The stage has been set for a possible confrontation between police and anti-pipeline protesters blocking access to four ports in the Vancouver area.
On Sunday the protesters were served with a court injunction ordering them to stop blocking access to four ports in the Vancouver area, but the protesters say they intend to stand their ground.
The court injunction, sought by the Vancouver Fraser Port Authority, orders protesters to leave the authority’s lands and stop blockading access points to ports in Vancouver and Delta, B.C. — or face arrest.
A spokeswoman for the authority said the action had to be taken so that port operations can resume.
The protesters are acting in solidarity with Wet’suwet’en hereditary chiefs, who are trying to halt construction of a massive pipeline project that crosses their traditional territory in northwestern British Columbia.
Their fight has sparked a protest movement that spans from the steps of the B.C. legislature in Victoria to the ports in Vancouver to rail lines in Ontario and Quebec.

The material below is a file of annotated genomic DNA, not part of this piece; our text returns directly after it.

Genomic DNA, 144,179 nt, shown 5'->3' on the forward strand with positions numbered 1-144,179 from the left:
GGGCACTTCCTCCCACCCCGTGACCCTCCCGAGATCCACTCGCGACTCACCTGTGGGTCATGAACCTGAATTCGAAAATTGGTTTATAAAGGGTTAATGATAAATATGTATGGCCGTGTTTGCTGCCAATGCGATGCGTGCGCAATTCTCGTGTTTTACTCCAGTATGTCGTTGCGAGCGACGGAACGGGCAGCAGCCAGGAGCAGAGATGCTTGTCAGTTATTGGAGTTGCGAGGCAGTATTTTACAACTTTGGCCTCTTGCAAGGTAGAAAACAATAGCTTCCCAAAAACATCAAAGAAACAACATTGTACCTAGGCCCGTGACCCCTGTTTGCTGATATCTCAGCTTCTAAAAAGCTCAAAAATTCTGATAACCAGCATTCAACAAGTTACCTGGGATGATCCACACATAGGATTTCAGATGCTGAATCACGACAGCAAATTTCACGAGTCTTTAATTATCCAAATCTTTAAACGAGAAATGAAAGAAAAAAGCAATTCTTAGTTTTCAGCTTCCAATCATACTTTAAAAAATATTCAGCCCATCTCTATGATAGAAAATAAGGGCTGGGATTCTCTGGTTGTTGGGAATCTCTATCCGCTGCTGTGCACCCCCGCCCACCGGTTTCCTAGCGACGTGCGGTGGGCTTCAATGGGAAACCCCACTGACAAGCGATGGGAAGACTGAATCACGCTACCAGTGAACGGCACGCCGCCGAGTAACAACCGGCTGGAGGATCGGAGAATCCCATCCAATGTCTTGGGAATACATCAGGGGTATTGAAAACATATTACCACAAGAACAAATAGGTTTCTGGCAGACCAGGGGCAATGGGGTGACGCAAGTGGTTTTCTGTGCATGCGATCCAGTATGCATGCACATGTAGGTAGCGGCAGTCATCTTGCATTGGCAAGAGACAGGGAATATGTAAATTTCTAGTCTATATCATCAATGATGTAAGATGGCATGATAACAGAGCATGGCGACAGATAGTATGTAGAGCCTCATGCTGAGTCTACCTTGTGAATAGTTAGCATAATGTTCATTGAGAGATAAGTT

Meantime, several people arrested at various remote locations in northwest B.C. near construction zones for the 670-kilometre Coastal GasLink natural gas pipeline were due in court Monday. They are charged with breach of trust, a Wet’suwet’en spokeswoman said.
The RCMP said Saturday that officers enforcing a court injunction arrested 11 people who allegedly barricaded themselves in a warming centre in a forested area near a pipeline work site. The other arrests occurred Friday at another Indigenous camp near the pipeline route.
Premier John Horgan said the pipeline, which is part of the massive $40 billion LNG Canada liquefied natural gas export terminal project, is of vital economic and social importance to the province’s north and already has the approval of 20 elected First Nations councils along the route from Dawson Creek to Kitimat.
He said the courts have decided the pipeline can proceed and the rule of law must prevail.